Stoner has gone on to investigate UFOs with MUFON first as a Florida State Section Director and Chief Investigator and currently as Florida Assistant Director of Abduction Studies.

The idea of alien abduction is taken to a new level in this latest work where the boundaries of reality are pushed along with riveting evidence suggesting multiple perspectives are required for a complete analysis. The authors bring both hard and soft evidence to the table and wonder how we relate it all together. The evidence is there, they suggest, but we move cautiously forward in the analysis while we question every step.

The witness realty that investigators continue to battle suggests we are dealing with a non-human intelligence. The rest of the story is conjecture until more of the puzzle is brought to the table. The most frightening reality is that we ignore the evidence that something must be studied at all.
The two main characters in this new work – including co-author Denise Stoner – are individuals who have experienced alien abduction over many years and both have rich testimony to reveal.
The work includes a visual tone where the reader is allowed even the smallest details along the way that paint an elaborate living set. We get the feeling from the beginning that these are good people from hard working families who did not choose their circumstances.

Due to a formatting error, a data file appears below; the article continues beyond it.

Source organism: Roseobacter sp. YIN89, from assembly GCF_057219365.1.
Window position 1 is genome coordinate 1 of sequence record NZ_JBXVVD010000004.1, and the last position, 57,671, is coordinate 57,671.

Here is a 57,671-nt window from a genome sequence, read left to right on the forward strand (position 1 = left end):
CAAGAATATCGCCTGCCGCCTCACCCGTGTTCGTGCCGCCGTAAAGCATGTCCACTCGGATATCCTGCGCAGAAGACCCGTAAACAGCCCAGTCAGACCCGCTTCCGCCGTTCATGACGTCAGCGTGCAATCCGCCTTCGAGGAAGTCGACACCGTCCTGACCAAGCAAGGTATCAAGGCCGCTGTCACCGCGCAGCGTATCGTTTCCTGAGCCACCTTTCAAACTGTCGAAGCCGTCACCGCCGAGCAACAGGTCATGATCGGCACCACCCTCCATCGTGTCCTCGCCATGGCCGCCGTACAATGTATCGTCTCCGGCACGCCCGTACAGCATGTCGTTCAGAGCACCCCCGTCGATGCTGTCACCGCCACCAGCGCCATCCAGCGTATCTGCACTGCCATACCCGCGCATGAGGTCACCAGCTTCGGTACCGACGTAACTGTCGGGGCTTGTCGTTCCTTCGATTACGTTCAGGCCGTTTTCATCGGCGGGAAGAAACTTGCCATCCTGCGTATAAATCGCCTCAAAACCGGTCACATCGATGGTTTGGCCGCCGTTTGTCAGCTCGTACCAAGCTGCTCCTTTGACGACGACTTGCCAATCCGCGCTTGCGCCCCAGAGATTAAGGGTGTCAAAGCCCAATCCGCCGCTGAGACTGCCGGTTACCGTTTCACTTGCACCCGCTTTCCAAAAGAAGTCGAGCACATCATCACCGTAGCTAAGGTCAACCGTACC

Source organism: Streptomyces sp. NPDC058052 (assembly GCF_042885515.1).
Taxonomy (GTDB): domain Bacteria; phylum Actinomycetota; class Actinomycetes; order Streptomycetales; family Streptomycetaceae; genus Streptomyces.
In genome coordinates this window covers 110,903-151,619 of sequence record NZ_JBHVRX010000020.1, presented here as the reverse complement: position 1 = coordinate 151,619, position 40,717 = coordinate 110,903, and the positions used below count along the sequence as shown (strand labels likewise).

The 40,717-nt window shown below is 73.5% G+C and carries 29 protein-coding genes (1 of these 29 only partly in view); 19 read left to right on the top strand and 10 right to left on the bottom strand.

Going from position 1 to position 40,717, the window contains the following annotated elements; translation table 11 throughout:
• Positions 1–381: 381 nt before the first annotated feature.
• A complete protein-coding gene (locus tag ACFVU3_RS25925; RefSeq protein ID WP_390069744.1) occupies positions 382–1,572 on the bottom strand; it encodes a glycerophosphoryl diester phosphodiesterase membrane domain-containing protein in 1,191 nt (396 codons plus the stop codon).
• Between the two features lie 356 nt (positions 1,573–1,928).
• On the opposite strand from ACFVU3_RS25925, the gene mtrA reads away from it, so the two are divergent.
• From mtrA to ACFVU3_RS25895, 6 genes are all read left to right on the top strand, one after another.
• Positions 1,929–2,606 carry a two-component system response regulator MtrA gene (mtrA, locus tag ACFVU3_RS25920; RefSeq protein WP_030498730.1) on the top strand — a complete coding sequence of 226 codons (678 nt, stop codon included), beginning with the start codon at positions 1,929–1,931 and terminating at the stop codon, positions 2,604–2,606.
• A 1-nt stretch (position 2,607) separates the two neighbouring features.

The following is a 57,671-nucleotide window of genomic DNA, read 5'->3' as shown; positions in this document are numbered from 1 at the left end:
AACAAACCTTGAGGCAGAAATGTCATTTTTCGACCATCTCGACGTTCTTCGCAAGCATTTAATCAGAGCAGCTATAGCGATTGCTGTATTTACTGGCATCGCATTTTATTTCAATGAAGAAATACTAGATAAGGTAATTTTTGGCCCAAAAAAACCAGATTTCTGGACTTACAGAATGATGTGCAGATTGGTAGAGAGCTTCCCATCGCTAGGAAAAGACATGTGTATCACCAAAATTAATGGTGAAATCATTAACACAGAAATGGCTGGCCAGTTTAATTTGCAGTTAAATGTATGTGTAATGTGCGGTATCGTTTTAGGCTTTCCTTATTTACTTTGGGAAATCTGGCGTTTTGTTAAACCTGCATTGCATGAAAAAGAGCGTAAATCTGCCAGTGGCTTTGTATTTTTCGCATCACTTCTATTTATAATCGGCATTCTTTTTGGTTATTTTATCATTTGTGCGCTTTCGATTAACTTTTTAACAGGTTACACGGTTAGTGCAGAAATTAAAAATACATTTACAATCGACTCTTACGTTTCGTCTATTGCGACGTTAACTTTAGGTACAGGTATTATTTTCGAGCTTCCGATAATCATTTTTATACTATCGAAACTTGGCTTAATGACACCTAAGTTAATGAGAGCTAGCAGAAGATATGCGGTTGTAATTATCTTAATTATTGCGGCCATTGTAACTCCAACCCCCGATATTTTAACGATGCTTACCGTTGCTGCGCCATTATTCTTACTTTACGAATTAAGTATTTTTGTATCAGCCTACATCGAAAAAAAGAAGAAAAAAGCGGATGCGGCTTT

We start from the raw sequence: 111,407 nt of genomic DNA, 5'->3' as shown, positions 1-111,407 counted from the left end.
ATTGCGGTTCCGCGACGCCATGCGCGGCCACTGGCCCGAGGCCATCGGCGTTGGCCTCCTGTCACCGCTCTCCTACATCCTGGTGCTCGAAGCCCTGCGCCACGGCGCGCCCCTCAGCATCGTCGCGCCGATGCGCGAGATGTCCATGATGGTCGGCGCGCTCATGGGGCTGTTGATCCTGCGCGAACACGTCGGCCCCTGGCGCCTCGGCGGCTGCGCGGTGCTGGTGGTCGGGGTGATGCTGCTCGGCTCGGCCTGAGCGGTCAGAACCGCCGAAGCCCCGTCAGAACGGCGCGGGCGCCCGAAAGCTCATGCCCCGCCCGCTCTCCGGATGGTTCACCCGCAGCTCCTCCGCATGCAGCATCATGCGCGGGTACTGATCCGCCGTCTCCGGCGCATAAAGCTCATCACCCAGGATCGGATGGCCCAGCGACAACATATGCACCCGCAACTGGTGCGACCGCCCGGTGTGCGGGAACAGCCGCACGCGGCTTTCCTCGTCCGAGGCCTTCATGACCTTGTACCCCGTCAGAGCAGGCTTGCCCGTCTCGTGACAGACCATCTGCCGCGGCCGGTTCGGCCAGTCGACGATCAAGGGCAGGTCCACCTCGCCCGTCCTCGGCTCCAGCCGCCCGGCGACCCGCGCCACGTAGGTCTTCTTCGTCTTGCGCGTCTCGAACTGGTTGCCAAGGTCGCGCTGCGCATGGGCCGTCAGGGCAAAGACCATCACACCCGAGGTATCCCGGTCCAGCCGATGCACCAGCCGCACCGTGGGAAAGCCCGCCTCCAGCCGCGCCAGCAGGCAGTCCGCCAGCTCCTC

They in fact were plucked from their reality and seemingly moved about in space and time in ways no one can quite understand. As readers, we stand with the authors in awe of this awkward moment in human history where multiple witnesses seem to tell similar stories of capture and removal and probing and then a return to the human setting.

Marden is humble despite her extensive professional background, merely stating the known facts and seamlessly matching circumstances with a larger group from the Marden-Stoner “Commonalities Among Abduction Experiencers” study. For the reader new to both alien abduction and UFOs, the authors offer an easily digestible review of how UFOs have been studied by the U.S. that is widely seen to have moved from a public gallery to a secret, underground phase without public comment.